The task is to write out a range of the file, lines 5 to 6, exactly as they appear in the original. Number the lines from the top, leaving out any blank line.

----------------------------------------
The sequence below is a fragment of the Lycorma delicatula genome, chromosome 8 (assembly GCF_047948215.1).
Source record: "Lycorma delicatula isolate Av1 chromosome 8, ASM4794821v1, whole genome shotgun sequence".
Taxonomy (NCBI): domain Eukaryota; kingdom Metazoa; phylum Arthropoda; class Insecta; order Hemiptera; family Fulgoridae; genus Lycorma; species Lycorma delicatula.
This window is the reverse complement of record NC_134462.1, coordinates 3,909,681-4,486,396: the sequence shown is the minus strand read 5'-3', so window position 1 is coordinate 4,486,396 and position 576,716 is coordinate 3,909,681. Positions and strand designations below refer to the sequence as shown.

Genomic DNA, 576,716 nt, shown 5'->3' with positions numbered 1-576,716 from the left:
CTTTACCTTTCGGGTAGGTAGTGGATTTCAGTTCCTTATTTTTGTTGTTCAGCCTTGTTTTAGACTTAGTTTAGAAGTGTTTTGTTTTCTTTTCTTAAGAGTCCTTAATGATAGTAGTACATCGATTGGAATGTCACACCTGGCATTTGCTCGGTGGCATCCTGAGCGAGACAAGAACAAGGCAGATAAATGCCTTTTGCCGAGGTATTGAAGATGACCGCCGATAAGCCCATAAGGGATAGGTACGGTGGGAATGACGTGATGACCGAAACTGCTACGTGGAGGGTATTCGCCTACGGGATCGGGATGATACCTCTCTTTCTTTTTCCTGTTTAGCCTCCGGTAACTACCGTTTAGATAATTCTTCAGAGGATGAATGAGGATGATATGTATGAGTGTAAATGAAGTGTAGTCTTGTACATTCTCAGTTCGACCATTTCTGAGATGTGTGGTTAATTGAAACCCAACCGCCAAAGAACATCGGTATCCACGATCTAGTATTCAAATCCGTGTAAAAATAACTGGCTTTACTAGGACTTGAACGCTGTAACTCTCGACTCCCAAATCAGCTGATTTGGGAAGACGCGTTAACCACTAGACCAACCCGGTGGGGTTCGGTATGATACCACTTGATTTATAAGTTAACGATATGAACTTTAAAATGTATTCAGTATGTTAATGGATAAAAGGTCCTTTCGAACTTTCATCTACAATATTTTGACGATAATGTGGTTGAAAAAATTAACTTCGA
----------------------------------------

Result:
Genomic DNA, 576,716 nt, shown 5'->3' with positions numbered 1-576,716 from the left:
CTTTACCTTTCGGGTAGGTAGTGGATTTCAGTTCCTTATTTTTGTTGTTCAGCCTTGTTTTAGACTTAGTTTAGAAGTGTTTTGTTTTCTTTTCTTAAGAGTCCTTAATGATAGTAGTACATCGATTGGAATGTCACACCTGGCATTTGCTCGGTGGCATCCTGAGCGAGACAAGAACAAGGCAGATAAATGCCTTTTGCCGAGGTATTGAAGATGACCGCCGATAAGCCCATAAGGGATAGGTACGGTGGGAATGACGTGATGACCGAAACTGCTACGTGGAGGGTATTCGCCTACGGGATCGGGATGATACCTCTCTTTCTTTTTCCTGTTTAGCCTCCGGTAACTACCGTTTAGATAATTCTTCAGAGGATGAATGAGGATGATATGTATGAGTGTAAATGAAGTGTAGTCTTGTACATTCTCAGTTCGACCATTTCTGAGATGTGTGGTTAATTGAAACCCAACCGCCAAAGAACATCGGTATCCACGATCTAGTATTCAAATCCGTGTAAAAATAACTGGCTTTACTAGGACTTGAACGCTGTAACTCTCGACTCCCAAATCAGCTGATTTGGGAAGACGCGTTAACCACTAGACCAACCCGGTGGGGTTCGGTATGATACCACTTGATTTATAAGTTAACGATATGAACTTTAAAATGTATTCAGTATGTTAATGGATAAAAGGTCCTTTCGAACTTTCATCTACAATATTTTGACGATAATGTGGTTGAAAAAATTAACTTCGA